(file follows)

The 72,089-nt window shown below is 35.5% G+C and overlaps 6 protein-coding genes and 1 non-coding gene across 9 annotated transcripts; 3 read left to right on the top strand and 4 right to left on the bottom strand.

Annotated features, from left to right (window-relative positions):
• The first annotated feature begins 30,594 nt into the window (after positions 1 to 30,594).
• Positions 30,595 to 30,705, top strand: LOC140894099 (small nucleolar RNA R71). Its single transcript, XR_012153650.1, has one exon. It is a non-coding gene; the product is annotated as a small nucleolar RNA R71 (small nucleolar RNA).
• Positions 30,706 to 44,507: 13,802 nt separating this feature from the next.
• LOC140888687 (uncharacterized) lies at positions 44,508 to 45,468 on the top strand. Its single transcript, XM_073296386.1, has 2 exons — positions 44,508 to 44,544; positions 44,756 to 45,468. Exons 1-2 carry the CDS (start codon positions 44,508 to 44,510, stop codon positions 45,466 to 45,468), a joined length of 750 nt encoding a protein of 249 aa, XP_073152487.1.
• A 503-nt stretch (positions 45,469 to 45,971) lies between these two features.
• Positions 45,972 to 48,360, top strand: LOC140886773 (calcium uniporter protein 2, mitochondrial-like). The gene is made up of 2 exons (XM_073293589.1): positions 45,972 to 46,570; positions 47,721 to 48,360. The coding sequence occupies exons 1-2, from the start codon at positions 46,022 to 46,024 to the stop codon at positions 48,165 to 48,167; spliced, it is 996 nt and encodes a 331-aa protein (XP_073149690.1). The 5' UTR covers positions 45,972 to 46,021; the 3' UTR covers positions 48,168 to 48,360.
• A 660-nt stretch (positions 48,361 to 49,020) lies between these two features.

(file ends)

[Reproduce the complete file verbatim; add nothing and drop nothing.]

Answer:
The 72,089-nt window shown below is 35.5% G+C and overlaps 6 protein-coding genes and 1 non-coding gene across 9 annotated transcripts; 3 read left to right on the top strand and 4 right to left on the bottom strand.

Annotated features, from left to right (window-relative positions):
• The first annotated feature begins 30,594 nt into the window (after positions 1 to 30,594).
• Positions 30,595 to 30,705, top strand: LOC140894099 (small nucleolar RNA R71). Its single transcript, XR_012153650.1, has one exon. It is a non-coding gene; the product is annotated as a small nucleolar RNA R71 (small nucleolar RNA).
• Positions 30,706 to 44,507: 13,802 nt separating this feature from the next.
• LOC140888687 (uncharacterized) lies at positions 44,508 to 45,468 on the top strand. Its single transcript, XM_073296386.1, has 2 exons — positions 44,508 to 44,544; positions 44,756 to 45,468. Exons 1-2 carry the CDS (start codon positions 44,508 to 44,510, stop codon positions 45,466 to 45,468), a joined length of 750 nt encoding a protein of 249 aa, XP_073152487.1.
• A 503-nt stretch (positions 45,469 to 45,971) lies between these two features.
• Positions 45,972 to 48,360, top strand: LOC140886773 (calcium uniporter protein 2, mitochondrial-like). The gene is made up of 2 exons (XM_073293589.1): positions 45,972 to 46,570; positions 47,721 to 48,360. The coding sequence occupies exons 1-2, from the start codon at positions 46,022 to 46,024 to the stop codon at positions 48,165 to 48,167; spliced, it is 996 nt and encodes a 331-aa protein (XP_073149690.1). The 5' UTR covers positions 45,972 to 46,021; the 3' UTR covers positions 48,168 to 48,360.
• A 660-nt stretch (positions 48,361 to 49,020) lies between these two features.